Rae Hoffman has released her second annual set of interviews with link building experts. This year, she talked to 11 people in the search industry who are well-versed in the art of link development.
Link building is a fundamental pillar of search engine optimization. Links from authoritative sources are strong reputation signals for factors such as PageRank that determine how highly a site is ranked. Anchor text from links play a big part in what search engines think a site is about. And, of course, links can bring substantial visitor traffic to a site as well. It’s difficult to get search engines to crawl pages that have no external links (much less get search engines to index and rank those pages well). Savvy link builders can help sites get relevant, authoritative links with descriptive anchor text that boost visitor traffic as well as search engine rankings.
Below is a brief synopsis of what the link builders had to say, but there are lots of great details in the post, so click over for in depth explanations and examples.
What are the best “open” link sources (generally sites that enable you to add content and links of your own)?
- Build profiles on social media and networking sites for your niche.
- Make sure to make sure of established community-driven sites such as Wikipedia, Yahoo! Answers, Digg, and YouTube.
- Submit to reputable directories such as the Yahoo! Directory, DMOZ, and Best of the Web.
Do you fear retribution from the search engines for link building? For the most part, the interviewees said they used link building tactics approved of by search engines, but some expressed concern about being too vocal about their techniques in case it caused the engines to focus more intently on those techniques and potentially devalue them.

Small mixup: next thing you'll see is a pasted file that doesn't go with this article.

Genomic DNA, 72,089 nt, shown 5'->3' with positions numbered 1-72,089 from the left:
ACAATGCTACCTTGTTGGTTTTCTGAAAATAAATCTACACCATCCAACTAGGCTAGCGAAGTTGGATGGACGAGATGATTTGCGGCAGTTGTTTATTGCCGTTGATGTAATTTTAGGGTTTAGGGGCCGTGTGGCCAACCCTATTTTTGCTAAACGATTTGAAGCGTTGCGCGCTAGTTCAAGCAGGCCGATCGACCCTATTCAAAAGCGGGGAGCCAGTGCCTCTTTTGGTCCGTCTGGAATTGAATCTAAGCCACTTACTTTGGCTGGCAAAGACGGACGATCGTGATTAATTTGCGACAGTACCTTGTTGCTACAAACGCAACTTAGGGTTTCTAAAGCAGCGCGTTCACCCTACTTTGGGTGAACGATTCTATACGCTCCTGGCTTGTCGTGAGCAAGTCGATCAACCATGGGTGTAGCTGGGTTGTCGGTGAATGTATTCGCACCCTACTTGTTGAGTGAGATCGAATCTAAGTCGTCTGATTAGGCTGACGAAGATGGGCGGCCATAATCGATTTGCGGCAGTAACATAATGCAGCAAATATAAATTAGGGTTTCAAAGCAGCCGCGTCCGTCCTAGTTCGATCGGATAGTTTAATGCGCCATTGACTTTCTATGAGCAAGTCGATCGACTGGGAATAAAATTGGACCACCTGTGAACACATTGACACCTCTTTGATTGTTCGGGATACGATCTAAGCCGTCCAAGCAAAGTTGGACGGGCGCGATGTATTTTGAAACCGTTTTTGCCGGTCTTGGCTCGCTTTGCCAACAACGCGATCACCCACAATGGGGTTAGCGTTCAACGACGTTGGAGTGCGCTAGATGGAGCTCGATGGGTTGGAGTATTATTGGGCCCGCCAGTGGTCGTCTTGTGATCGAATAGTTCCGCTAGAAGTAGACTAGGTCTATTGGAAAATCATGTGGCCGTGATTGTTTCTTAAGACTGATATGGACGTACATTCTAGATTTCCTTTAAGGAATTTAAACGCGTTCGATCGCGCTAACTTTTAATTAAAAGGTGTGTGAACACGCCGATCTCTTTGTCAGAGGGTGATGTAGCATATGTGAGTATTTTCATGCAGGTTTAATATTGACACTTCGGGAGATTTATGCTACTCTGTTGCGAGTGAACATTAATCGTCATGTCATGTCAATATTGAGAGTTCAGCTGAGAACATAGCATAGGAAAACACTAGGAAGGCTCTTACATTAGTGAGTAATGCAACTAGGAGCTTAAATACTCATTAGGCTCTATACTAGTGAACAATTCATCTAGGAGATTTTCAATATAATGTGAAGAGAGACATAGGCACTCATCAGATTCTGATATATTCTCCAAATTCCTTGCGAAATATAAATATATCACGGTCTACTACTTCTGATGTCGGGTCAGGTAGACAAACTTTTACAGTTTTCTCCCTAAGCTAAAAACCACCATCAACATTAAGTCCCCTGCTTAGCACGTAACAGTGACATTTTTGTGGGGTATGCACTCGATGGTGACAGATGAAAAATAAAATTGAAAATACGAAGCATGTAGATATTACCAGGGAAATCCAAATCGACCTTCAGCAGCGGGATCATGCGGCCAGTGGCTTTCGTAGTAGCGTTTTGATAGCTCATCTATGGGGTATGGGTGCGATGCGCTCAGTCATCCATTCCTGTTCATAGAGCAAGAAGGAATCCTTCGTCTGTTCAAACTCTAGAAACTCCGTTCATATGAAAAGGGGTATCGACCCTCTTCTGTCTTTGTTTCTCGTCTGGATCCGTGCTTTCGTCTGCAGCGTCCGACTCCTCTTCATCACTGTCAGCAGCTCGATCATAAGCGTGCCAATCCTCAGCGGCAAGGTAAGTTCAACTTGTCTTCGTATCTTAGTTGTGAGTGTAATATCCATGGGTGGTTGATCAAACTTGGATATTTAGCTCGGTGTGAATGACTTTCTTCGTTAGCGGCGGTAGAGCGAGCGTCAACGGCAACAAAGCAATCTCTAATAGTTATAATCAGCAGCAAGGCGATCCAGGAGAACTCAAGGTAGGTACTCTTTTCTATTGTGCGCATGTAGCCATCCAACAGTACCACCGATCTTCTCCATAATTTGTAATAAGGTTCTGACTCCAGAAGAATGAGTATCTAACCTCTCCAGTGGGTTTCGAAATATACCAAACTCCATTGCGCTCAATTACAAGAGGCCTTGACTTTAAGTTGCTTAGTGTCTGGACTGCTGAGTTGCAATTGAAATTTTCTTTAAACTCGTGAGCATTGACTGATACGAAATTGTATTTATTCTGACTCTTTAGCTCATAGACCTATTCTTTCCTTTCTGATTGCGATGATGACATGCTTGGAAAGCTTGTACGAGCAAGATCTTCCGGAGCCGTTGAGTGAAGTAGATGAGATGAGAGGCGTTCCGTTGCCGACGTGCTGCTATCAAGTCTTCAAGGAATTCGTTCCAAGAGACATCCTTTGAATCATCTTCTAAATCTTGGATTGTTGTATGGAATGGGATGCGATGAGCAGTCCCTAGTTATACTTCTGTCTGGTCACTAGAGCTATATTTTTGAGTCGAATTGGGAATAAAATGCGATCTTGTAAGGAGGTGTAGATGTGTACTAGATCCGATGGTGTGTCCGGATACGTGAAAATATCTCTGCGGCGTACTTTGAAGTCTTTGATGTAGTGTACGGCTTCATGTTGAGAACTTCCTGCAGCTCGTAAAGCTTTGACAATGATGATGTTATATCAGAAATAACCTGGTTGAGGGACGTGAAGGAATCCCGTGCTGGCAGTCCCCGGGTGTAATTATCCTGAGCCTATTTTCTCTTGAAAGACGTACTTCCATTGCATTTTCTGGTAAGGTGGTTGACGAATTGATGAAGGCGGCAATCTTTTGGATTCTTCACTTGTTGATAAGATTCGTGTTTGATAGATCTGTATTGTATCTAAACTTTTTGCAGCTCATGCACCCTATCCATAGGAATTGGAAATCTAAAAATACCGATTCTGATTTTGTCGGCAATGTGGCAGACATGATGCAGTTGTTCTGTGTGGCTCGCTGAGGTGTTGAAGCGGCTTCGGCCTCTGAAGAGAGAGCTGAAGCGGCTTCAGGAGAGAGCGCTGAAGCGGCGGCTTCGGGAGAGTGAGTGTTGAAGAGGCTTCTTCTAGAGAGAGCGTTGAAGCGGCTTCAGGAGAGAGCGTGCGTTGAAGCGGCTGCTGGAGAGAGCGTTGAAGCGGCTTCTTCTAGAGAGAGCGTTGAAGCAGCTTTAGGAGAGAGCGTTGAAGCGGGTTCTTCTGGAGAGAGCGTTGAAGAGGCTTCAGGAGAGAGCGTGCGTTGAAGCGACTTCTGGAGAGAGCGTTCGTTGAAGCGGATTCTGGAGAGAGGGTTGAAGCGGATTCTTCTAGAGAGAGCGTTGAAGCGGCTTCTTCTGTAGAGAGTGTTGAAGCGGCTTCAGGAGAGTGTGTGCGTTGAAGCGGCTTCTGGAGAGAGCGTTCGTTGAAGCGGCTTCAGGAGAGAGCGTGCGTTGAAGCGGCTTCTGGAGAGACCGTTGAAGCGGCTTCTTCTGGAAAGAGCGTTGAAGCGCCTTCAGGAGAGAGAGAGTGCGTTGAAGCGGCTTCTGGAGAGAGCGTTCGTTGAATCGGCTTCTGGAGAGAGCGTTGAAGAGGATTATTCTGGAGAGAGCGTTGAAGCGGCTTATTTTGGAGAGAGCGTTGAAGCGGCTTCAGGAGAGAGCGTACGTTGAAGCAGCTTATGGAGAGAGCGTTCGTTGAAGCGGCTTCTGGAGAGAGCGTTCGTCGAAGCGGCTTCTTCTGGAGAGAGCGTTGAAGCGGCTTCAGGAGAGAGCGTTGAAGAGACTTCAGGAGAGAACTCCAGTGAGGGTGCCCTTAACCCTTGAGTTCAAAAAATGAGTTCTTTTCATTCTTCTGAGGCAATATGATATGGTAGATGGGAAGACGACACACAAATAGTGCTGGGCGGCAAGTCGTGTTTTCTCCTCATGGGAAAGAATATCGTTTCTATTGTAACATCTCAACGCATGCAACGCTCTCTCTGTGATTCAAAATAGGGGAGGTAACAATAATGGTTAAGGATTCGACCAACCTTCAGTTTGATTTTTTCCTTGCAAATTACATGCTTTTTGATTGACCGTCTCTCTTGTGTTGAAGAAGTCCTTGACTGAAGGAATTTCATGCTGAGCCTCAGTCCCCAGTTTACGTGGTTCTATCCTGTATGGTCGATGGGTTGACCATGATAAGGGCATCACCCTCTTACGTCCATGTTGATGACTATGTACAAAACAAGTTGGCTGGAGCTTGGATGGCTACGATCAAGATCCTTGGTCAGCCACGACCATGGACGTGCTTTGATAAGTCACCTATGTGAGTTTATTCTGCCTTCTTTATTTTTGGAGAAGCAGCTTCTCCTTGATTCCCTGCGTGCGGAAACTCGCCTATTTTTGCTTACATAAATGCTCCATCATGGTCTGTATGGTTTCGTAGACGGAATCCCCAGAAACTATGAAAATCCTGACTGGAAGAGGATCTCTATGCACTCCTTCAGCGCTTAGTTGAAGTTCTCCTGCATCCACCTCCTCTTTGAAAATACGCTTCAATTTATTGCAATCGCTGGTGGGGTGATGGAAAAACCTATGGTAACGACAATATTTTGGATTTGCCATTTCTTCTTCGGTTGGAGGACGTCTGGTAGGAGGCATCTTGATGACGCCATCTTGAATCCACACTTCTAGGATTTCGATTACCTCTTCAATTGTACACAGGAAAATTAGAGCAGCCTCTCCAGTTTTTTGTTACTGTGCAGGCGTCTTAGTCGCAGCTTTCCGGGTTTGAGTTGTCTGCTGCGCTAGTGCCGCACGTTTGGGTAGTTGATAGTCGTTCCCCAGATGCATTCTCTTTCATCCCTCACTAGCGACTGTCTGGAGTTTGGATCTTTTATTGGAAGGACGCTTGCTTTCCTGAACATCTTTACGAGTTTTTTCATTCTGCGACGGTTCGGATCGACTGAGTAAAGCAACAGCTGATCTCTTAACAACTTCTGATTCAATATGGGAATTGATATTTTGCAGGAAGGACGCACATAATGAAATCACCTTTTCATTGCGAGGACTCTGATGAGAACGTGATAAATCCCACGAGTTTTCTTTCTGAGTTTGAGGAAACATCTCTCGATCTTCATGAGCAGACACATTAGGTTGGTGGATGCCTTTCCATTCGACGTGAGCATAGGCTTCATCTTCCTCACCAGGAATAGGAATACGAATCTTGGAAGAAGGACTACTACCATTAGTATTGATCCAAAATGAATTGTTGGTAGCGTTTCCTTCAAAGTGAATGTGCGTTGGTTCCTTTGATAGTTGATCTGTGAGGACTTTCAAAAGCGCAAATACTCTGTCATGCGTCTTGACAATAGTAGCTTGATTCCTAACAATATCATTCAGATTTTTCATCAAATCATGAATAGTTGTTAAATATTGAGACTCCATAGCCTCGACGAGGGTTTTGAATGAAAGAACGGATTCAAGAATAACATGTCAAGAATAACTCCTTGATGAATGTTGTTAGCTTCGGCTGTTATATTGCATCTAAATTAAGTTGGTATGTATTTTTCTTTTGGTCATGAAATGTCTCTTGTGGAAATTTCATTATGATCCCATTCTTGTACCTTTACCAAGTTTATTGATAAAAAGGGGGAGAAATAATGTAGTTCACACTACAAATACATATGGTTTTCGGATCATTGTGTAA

Note that the search engines don’t condemn link building as a practice. They consider it to be part of legitimate search engine optimization much as they think of creating descriptive title tags and using alt tags for images. What search engines don’t condone are artificial linking activities, particularly those that create links that are of no value to visitors.
- Google’s Matt Cutts: Linkbait and Linkbaiting
- Google Webmaster Help Center Article About Link Schemes
- Google Webmaster Central Blog: Information About Buying And Selling Links That Pass PageRank
- Google’s Matt Cutts: Tell Me About Your Backlinks
- Live Search Webmaster Center Blog: Ideas For Generating Quality Inbound Links
- Live Search’s Nathan Buggia responds to questions about positive and negative forms of viral marketing/link baiting
- Yahoo! Search Content Quality Guidelines
- The 2007 Paid Links War, In Review
Interestingly, only Google has come out unequivocally against paid links. Yahoo! has said little about the subject and Ask and Live Search both stress that they are interested in links that are valuable for users, whether those links are paid or not. For instance, Matt Cutts of Google has said:
“Buying or selling links that pass PageRank violates our webmaster guidelines.”
However, Ask told us:
“Our primary focus is to distinguish high quality links from low quality ones regardless of whether they are paid or organic. We are not interested in penalizing sites that buy or sell links as long as the links are relevant and useful for searchers.”
And Live Search said:
“We think of links as a signal to ranking in as much as they reflect actual value to an end user… Paid links are a gray area. Are they of value to the end user? Sometimes they are. Often they’re less valuable and less relevant than the organic links on a page. We reserve the right to treat them that way.”
What about internal linking? It’s underrated, more easily controllable than external linking, and has high impact (on both ranking and traffic). Good site navigation is useful in lots of ways, but spamminess…not so much.
What are the most important concepts in link building?
- Becoming skilled at link baiting/viral marketing/social media